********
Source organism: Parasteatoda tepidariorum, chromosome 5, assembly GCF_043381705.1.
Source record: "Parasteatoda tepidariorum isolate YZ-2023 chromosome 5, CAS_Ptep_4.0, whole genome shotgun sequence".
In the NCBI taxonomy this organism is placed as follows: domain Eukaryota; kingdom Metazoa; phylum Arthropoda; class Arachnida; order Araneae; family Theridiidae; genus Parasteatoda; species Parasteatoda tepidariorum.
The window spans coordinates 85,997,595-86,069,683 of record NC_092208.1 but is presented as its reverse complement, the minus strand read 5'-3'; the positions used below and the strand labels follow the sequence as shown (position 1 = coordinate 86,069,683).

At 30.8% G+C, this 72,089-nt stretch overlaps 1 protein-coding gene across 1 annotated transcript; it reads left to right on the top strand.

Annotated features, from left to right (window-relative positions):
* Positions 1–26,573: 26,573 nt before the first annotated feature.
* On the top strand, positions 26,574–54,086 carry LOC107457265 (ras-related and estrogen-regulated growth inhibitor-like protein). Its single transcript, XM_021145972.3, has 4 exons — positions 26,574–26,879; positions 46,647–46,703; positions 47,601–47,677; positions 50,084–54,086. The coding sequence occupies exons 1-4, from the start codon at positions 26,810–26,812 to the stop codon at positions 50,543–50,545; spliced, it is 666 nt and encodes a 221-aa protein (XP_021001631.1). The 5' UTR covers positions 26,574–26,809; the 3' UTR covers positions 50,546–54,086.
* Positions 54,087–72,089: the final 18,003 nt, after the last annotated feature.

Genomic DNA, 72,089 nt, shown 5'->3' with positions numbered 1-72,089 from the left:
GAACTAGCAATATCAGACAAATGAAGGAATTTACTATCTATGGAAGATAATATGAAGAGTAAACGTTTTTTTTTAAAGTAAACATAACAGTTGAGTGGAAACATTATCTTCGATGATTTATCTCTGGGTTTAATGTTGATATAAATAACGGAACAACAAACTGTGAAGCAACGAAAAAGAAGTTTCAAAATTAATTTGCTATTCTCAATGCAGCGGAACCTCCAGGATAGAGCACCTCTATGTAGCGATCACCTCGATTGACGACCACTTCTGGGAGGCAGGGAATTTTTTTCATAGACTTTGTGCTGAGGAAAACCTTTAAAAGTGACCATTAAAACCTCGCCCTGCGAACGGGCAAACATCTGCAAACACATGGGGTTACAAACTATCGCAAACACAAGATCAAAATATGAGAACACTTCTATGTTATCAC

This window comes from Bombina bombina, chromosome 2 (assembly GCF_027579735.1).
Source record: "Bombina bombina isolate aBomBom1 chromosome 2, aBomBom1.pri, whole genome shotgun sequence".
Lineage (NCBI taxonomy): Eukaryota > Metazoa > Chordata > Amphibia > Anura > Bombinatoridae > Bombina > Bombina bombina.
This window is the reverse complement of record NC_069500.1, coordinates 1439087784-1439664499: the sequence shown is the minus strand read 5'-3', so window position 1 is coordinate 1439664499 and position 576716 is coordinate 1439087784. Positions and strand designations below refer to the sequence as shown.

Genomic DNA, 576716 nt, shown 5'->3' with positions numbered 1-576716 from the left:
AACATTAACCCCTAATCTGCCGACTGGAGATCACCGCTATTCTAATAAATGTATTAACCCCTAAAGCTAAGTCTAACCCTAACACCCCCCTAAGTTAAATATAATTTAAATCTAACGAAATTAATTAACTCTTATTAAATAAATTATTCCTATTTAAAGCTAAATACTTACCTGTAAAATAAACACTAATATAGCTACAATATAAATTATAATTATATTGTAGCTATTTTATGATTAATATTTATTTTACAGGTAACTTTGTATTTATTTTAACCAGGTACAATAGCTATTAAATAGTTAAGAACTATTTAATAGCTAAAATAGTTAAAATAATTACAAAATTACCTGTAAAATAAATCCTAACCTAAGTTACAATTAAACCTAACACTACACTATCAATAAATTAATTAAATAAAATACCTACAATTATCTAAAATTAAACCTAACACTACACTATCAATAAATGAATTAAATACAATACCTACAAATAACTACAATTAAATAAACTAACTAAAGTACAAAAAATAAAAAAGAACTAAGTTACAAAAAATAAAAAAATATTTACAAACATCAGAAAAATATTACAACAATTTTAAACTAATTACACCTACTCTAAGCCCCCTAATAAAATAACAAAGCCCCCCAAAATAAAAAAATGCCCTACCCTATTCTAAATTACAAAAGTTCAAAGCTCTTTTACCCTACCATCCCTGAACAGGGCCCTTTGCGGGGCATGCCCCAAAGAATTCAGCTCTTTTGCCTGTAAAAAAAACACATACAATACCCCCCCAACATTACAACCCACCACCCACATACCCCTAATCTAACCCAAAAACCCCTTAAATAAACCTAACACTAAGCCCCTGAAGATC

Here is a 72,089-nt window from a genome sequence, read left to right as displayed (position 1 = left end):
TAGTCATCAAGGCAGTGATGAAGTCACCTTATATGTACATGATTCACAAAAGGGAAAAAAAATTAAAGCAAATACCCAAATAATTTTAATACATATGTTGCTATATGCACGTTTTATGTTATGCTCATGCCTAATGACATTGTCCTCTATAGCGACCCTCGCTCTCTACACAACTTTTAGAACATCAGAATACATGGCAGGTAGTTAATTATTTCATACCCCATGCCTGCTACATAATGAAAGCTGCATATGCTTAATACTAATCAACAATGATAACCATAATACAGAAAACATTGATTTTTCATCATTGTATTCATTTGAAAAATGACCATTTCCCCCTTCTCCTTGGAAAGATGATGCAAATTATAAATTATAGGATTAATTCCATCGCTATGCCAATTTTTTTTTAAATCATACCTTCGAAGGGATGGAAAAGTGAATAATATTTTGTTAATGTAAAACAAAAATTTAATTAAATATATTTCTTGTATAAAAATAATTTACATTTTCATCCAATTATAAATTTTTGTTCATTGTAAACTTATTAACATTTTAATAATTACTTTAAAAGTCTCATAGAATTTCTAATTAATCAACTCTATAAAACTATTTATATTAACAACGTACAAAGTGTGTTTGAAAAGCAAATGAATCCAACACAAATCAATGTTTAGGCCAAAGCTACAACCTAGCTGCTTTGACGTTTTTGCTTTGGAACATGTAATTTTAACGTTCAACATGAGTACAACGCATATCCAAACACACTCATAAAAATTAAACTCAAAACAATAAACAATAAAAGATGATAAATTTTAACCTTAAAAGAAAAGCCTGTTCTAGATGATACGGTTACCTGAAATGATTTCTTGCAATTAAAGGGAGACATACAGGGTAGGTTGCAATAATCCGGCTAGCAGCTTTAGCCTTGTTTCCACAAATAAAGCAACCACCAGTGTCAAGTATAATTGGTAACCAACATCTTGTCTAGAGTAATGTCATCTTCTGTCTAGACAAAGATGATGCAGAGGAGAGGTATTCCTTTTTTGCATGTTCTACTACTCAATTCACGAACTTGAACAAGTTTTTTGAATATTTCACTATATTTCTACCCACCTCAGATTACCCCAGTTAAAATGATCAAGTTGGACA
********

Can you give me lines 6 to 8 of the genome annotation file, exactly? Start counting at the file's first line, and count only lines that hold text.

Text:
Annotated features, from left to right (window-relative positions):
* Positions 1–26,573: 26,573 nt before the first annotated feature.
* On the top strand, positions 26,574–54,086 carry LOC107457265 (ras-related and estrogen-regulated growth inhibitor-like protein). Its single transcript, XM_021145972.3, has 4 exons — positions 26,574–26,879; positions 46,647–46,703; positions 47,601–47,677; positions 50,084–54,086. The coding sequence occupies exons 1-4, from the start codon at positions 26,810–26,812 to the stop codon at positions 50,543–50,545; spliced, it is 666 nt and encodes a 221-aa protein (XP_021001631.1). The 5' UTR covers positions 26,574–26,809; the 3' UTR covers positions 50,546–54,086.